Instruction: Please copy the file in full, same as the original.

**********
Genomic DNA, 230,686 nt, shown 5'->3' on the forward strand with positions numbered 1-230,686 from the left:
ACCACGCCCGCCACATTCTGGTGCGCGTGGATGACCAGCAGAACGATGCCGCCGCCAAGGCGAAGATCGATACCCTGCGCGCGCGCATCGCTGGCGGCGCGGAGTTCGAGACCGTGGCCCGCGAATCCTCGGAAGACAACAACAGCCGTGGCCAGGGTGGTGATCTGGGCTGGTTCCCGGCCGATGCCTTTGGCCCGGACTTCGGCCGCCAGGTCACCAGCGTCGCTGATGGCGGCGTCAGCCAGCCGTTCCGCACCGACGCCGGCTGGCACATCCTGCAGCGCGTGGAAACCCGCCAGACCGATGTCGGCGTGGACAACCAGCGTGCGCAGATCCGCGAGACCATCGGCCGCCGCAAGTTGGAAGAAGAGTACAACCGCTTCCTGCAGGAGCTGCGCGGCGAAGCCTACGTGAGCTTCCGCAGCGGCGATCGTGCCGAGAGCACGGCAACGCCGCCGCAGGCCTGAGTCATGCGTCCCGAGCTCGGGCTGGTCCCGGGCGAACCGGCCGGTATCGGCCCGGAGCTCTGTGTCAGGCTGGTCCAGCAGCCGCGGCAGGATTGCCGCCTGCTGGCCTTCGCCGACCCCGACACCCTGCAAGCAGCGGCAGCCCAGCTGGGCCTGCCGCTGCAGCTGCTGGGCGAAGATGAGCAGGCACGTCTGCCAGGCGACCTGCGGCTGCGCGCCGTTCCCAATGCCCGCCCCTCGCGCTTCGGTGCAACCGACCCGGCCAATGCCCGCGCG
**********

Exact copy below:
Genomic DNA, 230,686 nt, shown 5'->3' on the forward strand with positions numbered 1-230,686 from the left:
ACCACGCCCGCCACATTCTGGTGCGCGTGGATGACCAGCAGAACGATGCCGCCGCCAAGGCGAAGATCGATACCCTGCGCGCGCGCATCGCTGGCGGCGCGGAGTTCGAGACCGTGGCCCGCGAATCCTCGGAAGACAACAACAGCCGTGGCCAGGGTGGTGATCTGGGCTGGTTCCCGGCCGATGCCTTTGGCCCGGACTTCGGCCGCCAGGTCACCAGCGTCGCTGATGGCGGCGTCAGCCAGCCGTTCCGCACCGACGCCGGCTGGCACATCCTGCAGCGCGTGGAAACCCGCCAGACCGATGTCGGCGTGGACAACCAGCGTGCGCAGATCCGCGAGACCATCGGCCGCCGCAAGTTGGAAGAAGAGTACAACCGCTTCCTGCAGGAGCTGCGCGGCGAAGCCTACGTGAGCTTCCGCAGCGGCGATCGTGCCGAGAGCACGGCAACGCCGCCGCAGGCCTGAGTCATGCGTCCCGAGCTCGGGCTGGTCCCGGGCGAACCGGCCGGTATCGGCCCGGAGCTCTGTGTCAGGCTGGTCCAGCAGCCGCGGCAGGATTGCCGCCTGCTGGCCTTCGCCGACCCCGACACCCTGCAAGCAGCGGCAGCCCAGCTGGGCCTGCCGCTGCAGCTGCTGGGCGAAGATGAGCAGGCACGTCTGCCAGGCGACCTGCGGCTGCGCGCCGTTCCCAATGCCCGCCCCTCGCGCTTCGGTGCAACCGACCCGGCCAATGCCCGCGCG